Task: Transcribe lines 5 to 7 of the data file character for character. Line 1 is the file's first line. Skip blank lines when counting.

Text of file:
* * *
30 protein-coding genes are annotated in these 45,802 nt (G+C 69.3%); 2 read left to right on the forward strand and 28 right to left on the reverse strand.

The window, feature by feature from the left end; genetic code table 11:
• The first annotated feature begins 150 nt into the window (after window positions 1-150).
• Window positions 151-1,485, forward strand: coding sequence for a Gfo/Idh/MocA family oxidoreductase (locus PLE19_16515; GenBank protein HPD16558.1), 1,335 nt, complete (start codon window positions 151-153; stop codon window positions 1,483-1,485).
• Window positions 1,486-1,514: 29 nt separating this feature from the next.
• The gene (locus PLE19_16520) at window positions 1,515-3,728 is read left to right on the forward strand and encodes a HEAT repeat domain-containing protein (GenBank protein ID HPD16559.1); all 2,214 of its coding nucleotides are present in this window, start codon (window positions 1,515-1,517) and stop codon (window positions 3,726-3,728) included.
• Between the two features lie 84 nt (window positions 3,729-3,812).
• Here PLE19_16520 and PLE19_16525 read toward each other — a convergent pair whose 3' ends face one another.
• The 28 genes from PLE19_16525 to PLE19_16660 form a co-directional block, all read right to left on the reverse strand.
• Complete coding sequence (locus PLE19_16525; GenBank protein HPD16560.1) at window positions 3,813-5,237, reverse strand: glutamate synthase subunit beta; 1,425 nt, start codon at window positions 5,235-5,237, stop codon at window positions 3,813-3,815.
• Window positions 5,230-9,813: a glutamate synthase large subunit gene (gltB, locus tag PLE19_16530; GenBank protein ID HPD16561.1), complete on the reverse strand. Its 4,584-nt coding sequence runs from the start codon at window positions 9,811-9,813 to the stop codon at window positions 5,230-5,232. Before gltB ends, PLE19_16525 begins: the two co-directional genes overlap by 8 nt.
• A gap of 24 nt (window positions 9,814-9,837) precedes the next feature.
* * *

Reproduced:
• Window positions 1,486-1,514: 29 nt separating this feature from the next.
• The gene (locus PLE19_16520) at window positions 1,515-3,728 is read left to right on the forward strand and encodes a HEAT repeat domain-containing protein (GenBank protein ID HPD16559.1); all 2,214 of its coding nucleotides are present in this window, start codon (window positions 1,515-1,517) and stop codon (window positions 3,726-3,728) included.
• Between the two features lie 84 nt (window positions 3,729-3,812).